But It’s Just a Book

How do we respond to a literary culture that continues to seek the low ground?  I am seeing many reviews and discussion of E.L. James’ novel, Fifty Shades of Grey, which amounts to literotica.  On one side there are those who believe all such stuff is harmful and should be avoided even more than the measles.  Others claim that to capture the culture for Christ we should engage with it.  Still others don’t see the point of my question – they either have a view of sex that embraces it in all its forms as healthy expression of human desire (much like the thesis of the novel) or they don’t believe there is any power in written words (one student said to me, “It’s just a book.”).


The following are my thoughts in short, any one of which could easily be lengthened if I had the time.

Banning Books is Banal

In the past, authorities have simply tried to prevent a book from having any affect on children by banning it from libraries or book stores.  This has typically shot the work in question to the top of the bestseller charts.  Books, as a form of conversation, are going to get around either above or below the ground, as it were.  I don’t think simply placing a Christian boycott on a given work will result in the desired outcomes.

Maintaining a Hierarchy

Not all books are equal.  Some are better and others are worse.  This is true at the level of artistry, or in regard to morality.  But books tend to reveal the general level of morality within their culture.  The preponderance of smutty books, especially in the Young Adult world, indicates that the Sexual Revolution continues, and that words are a part of the battle.  Young people should have appetites in literature that lead them toward that which is better, not worse.  If we taught the arts of reading and writing well, much of our concern would be handled by kids who reject the tawdry for the truly noble.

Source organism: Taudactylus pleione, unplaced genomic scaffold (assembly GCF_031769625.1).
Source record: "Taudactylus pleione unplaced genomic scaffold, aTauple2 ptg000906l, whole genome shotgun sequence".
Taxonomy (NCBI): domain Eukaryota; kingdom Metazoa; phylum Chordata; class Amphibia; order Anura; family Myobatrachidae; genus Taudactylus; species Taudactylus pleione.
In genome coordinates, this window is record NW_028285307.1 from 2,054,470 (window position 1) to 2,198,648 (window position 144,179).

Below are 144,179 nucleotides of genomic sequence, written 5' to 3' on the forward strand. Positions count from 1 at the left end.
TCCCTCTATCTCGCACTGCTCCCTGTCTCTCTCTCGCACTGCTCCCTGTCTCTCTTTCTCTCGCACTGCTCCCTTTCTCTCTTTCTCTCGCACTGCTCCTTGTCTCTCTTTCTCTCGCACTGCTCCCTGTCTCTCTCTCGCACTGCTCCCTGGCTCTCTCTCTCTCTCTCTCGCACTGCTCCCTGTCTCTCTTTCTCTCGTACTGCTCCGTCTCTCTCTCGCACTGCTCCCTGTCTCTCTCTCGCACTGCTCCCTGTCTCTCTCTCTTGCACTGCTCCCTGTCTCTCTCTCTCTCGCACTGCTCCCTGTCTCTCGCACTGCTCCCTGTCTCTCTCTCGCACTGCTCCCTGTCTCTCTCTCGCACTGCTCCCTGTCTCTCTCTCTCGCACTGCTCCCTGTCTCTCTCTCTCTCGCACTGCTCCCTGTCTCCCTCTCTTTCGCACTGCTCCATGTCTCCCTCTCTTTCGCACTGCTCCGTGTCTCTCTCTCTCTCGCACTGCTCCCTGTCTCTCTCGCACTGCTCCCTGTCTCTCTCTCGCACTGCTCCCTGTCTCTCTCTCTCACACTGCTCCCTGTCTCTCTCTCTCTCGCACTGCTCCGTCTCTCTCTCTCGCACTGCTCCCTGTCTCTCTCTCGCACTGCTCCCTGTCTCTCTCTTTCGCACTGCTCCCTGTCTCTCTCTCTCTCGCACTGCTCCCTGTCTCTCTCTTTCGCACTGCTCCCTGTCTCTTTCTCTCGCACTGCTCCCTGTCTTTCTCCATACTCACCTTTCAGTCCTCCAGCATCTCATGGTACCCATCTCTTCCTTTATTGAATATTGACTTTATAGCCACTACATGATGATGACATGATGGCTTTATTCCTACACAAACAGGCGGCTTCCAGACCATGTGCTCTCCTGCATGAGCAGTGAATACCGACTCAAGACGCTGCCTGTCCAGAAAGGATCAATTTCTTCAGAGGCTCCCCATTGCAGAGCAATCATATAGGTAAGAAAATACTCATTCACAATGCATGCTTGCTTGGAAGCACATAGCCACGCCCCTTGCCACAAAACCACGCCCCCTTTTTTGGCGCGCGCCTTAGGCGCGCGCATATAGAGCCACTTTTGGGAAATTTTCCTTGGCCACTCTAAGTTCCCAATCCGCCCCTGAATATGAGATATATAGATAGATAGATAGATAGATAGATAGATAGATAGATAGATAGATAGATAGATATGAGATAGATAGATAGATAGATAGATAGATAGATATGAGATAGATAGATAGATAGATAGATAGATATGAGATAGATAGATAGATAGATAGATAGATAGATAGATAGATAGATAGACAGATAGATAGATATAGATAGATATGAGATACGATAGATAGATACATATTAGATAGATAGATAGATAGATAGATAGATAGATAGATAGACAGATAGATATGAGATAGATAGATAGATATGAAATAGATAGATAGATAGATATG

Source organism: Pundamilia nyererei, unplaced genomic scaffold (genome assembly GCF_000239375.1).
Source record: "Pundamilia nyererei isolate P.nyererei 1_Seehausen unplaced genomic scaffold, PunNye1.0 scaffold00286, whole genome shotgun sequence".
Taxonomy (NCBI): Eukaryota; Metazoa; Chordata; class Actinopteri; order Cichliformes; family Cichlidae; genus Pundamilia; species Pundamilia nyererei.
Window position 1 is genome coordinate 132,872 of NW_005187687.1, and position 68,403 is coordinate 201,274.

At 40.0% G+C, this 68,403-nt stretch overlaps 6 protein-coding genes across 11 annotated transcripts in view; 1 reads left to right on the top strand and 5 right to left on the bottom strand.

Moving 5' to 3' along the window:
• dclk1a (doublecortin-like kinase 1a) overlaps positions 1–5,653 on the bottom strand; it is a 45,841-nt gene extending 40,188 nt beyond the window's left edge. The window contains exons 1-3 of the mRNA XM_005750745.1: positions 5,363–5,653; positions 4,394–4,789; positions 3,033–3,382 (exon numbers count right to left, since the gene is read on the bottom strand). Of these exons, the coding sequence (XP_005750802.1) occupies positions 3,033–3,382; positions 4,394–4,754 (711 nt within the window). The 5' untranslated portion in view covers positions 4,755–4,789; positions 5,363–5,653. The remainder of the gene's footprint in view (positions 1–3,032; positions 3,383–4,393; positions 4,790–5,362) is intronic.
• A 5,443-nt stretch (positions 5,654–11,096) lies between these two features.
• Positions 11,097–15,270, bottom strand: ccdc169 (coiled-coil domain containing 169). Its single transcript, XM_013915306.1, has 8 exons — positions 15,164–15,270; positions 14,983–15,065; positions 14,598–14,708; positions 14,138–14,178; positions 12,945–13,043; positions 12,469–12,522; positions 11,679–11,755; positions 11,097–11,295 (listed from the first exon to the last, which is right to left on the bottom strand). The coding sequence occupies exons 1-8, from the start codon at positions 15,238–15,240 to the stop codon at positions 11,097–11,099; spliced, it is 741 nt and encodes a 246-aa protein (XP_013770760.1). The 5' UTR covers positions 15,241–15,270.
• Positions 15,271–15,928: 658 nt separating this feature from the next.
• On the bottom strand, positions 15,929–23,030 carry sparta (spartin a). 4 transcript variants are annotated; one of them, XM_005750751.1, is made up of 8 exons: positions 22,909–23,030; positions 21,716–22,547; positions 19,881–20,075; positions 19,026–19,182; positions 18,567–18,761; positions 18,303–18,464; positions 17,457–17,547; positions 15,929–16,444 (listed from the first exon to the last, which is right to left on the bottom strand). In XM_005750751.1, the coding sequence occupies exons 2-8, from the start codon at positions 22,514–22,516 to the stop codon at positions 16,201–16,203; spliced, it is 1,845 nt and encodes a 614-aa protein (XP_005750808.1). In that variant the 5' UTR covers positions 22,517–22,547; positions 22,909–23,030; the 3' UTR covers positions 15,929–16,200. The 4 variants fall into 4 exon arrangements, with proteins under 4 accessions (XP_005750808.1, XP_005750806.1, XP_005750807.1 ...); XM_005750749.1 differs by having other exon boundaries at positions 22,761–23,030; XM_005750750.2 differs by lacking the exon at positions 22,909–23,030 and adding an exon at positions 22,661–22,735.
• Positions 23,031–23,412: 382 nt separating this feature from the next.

Managing a Fire Hose

One of the direct results of maintaining this hierarchy of better and worse books is to alleviate that blast of verbiage that currently is erupting in our culture.  Never has there been more to read than now.  And many are finding themselves clueless as to what should be read, so they try to read it all.  Pop culture places them in a pressure cooker to know all the latest references and allusions from the trendy literature and movies of the moment, in part because any decent selling book immediately becomes a film.  When we teach our students to discern, we help them cull the competing titles down to those that will be of some permanent and eternal help.  This is grace imparted.

Books Do Matter

But we cannot forget in all this that books do matter.  I often feel that the movie has taken over for the written word, but movies are the direct result of writing.  There is no book that is “harmless” and some books do shake the foundations.  I don’t think of Fifty Shades… as being one of those, but we have to teach young minds to think through words, not avoid them or try to render them impotent.  Words matter, and we must teach the Liberal Arts in part to help us discern what words should matter most.  The best of liberal education is so that its students can “smell a rat.”

Memory and Culture According to Weaver

“Again the need appears to speak up against the uncritical adulation of youth. It is anomalous that a civilization of long history and great complexity should defer to youth rather than to age.  The virtues of youth are the virtues of freshness and vitality, but these are not the virtues that fit one to be the custodians of the culture that society has produced.  Deferring to youth is another way of weakening continuity. Mark almost any young person, and you notice that he does not see very much, in the sense of understanding what is present to his vision. He perceives, but he does not interpret, and this is because he is too lacking in those memory traces which lead to ideas and concepts. The memoryless part of mankind cannot be the teachers of culture; they are, however, ready learners of it if the real teachers show faith in the value of what they have.”

Richard M. Weaver. Visions of Order, ISI, 2006. Originally published, 1964. p. 53-54